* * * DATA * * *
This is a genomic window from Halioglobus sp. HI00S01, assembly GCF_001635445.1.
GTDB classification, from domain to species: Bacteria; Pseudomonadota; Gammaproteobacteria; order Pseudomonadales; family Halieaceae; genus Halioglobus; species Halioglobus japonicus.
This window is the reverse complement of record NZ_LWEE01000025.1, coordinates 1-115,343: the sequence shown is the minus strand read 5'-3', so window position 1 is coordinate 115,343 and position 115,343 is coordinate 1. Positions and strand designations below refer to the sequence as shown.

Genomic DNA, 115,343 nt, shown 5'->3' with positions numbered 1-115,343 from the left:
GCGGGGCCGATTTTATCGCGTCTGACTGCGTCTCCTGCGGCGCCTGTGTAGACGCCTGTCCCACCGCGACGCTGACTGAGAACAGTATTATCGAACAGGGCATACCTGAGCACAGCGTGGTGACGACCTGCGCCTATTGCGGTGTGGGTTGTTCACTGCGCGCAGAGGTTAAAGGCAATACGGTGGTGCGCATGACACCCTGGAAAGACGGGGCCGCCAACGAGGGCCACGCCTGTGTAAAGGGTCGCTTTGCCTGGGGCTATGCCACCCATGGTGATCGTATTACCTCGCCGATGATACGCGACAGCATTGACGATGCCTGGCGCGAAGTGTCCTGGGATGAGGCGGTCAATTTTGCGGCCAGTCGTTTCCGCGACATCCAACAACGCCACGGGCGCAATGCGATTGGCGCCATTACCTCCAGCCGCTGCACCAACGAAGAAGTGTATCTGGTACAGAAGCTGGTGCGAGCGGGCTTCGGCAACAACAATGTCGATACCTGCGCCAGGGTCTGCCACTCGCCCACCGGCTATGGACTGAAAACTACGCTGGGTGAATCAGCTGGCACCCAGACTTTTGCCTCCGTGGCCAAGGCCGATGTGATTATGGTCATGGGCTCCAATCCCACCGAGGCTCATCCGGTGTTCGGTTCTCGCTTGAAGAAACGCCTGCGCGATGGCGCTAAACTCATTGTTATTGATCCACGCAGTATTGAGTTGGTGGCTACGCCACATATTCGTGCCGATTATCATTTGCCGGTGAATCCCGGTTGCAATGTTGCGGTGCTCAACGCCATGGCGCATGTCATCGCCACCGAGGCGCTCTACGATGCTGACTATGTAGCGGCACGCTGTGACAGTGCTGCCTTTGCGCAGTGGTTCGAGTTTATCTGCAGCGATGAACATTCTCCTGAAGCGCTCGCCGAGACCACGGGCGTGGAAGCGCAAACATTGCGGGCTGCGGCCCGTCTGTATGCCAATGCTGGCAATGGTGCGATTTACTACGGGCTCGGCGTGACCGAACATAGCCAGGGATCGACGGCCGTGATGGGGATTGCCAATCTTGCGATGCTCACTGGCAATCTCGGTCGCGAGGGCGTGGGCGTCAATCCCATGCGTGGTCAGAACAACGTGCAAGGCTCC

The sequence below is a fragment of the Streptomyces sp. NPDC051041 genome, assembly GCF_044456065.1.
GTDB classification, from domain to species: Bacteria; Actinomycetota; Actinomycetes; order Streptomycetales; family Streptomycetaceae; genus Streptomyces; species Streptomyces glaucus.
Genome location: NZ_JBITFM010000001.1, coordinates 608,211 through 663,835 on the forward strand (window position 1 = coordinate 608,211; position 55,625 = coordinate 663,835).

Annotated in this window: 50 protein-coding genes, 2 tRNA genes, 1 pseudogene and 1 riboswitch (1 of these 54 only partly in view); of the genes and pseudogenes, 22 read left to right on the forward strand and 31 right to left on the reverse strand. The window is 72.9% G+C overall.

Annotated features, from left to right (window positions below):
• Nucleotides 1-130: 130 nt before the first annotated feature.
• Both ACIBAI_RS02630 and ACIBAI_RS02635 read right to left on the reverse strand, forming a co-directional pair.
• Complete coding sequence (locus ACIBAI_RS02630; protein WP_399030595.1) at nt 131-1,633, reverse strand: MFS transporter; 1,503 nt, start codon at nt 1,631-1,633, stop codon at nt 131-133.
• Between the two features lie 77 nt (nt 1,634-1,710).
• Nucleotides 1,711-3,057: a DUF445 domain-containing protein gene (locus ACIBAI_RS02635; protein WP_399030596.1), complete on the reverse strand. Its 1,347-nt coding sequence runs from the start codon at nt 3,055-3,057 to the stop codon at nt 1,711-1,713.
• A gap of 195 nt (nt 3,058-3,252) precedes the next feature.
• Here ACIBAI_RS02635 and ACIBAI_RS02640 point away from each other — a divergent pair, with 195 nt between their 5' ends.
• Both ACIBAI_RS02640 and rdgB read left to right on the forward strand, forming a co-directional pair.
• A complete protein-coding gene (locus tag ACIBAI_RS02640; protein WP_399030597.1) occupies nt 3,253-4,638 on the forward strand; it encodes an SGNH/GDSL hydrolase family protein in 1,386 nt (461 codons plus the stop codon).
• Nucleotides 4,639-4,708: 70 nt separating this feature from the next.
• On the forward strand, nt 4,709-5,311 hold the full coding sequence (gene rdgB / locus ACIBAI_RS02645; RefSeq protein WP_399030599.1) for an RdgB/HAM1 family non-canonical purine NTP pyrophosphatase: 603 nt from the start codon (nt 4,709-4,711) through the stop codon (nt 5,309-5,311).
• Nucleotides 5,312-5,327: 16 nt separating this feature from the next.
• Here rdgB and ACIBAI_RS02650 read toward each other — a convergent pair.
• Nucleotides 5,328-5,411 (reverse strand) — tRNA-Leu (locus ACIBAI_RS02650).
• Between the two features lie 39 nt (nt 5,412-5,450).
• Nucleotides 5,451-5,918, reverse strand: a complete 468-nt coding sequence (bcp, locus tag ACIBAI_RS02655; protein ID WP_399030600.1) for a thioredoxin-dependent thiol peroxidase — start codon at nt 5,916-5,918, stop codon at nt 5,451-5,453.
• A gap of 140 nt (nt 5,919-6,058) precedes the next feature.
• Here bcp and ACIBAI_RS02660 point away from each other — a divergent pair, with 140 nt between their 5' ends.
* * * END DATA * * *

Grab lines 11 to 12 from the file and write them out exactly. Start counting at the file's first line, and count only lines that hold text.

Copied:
• Nucleotides 1-130: 130 nt before the first annotated feature.
• Both ACIBAI_RS02630 and ACIBAI_RS02635 read right to left on the reverse strand, forming a co-directional pair.